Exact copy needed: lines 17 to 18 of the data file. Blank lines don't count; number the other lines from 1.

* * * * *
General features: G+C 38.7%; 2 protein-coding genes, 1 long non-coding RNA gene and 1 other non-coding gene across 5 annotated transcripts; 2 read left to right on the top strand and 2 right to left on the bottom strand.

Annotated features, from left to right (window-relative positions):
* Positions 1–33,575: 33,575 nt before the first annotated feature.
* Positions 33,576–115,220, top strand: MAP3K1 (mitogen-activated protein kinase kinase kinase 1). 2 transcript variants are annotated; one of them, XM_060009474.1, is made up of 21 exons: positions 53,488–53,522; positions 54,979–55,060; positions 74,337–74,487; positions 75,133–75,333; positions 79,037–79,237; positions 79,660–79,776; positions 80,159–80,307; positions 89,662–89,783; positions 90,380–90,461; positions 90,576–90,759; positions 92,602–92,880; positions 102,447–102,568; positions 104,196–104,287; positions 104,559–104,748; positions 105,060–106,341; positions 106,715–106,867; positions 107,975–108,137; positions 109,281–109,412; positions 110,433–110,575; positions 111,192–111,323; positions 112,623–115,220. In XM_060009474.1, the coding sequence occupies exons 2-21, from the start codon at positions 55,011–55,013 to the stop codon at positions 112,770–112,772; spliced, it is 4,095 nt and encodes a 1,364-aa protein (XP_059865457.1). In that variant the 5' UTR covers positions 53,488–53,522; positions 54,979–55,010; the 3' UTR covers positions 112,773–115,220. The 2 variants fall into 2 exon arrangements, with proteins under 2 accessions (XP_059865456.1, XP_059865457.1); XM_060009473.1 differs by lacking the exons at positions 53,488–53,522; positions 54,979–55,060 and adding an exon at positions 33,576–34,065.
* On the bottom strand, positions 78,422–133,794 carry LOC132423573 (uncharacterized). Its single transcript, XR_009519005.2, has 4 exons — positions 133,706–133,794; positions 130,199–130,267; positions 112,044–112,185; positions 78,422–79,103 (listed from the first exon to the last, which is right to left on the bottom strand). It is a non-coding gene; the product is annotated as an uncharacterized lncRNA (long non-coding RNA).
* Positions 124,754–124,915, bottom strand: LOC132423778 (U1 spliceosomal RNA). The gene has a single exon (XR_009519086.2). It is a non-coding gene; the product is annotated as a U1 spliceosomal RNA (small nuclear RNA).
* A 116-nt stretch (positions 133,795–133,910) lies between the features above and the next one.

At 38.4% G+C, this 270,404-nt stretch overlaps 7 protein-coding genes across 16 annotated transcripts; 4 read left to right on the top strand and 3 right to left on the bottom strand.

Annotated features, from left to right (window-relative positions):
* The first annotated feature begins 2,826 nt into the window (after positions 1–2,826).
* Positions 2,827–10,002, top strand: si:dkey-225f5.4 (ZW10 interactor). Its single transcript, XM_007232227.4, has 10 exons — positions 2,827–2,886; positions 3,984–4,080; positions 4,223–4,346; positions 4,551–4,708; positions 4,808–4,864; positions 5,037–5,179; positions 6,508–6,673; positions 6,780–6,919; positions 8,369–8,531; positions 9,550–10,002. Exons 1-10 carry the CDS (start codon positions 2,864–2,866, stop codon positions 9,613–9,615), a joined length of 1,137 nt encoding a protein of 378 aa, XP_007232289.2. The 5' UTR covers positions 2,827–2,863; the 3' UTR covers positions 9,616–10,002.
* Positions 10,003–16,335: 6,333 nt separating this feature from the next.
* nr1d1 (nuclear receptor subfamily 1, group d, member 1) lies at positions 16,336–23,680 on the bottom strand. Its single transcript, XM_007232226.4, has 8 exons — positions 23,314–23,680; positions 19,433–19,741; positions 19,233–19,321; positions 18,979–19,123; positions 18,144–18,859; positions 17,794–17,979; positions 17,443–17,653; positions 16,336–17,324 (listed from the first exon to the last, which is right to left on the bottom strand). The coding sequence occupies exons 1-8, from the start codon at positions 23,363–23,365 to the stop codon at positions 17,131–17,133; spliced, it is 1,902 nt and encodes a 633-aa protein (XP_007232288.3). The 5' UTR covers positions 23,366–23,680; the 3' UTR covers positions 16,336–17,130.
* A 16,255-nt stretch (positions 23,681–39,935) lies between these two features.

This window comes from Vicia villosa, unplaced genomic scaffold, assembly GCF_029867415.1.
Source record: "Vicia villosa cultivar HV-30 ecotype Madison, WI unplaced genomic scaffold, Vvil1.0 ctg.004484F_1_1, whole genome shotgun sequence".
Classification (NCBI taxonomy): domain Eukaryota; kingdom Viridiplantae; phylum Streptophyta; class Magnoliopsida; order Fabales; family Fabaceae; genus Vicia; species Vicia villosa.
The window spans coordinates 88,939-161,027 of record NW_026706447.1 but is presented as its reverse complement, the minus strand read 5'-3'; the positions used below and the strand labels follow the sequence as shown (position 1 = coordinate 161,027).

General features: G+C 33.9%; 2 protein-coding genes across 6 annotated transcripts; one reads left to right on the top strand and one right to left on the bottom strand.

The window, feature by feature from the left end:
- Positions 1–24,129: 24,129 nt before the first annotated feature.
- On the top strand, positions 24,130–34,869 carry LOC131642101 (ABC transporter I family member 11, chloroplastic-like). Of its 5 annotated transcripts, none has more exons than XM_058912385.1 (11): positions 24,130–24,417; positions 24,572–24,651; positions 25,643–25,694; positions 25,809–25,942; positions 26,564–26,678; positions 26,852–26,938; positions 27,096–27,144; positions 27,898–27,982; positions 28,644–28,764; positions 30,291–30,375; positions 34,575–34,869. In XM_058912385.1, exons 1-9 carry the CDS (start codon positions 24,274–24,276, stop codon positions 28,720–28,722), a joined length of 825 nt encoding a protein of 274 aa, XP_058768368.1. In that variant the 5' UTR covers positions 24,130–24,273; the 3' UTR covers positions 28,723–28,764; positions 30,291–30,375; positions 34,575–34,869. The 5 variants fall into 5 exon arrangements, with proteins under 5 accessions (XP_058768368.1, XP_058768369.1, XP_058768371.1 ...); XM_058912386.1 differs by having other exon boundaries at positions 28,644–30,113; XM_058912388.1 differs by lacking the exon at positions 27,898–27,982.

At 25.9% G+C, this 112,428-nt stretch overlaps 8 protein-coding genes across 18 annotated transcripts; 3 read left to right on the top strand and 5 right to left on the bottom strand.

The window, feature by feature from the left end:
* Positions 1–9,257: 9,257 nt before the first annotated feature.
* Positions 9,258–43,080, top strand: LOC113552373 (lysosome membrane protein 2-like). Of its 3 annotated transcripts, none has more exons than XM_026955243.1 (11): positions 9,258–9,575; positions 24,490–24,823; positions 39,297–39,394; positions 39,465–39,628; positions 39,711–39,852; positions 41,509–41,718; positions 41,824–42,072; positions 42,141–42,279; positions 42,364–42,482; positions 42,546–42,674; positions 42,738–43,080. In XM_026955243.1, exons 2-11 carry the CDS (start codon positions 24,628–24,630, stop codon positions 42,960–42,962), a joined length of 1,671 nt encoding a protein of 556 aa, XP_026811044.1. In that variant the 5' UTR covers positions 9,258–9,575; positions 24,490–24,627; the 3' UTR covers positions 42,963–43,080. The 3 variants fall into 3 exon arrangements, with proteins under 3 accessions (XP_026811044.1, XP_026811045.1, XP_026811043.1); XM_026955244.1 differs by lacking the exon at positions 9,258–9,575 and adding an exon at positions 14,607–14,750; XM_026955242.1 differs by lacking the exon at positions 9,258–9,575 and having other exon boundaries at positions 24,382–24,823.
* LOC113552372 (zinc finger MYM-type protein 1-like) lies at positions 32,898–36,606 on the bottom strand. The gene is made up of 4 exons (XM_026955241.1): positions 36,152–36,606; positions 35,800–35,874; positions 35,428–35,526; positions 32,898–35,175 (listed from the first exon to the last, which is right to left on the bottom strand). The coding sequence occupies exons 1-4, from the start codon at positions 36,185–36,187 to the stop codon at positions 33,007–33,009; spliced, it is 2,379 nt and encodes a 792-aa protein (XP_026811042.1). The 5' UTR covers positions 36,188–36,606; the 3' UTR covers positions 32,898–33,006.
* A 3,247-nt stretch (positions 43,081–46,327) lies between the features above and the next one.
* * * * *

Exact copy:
Classification (NCBI taxonomy): domain Eukaryota; kingdom Viridiplantae; phylum Streptophyta; class Magnoliopsida; order Fabales; family Fabaceae; genus Vicia; species Vicia villosa.
The window spans coordinates 88,939-161,027 of record NW_026706447.1 but is presented as its reverse complement, the minus strand read 5'-3'; the positions used below and the strand labels follow the sequence as shown (position 1 = coordinate 161,027).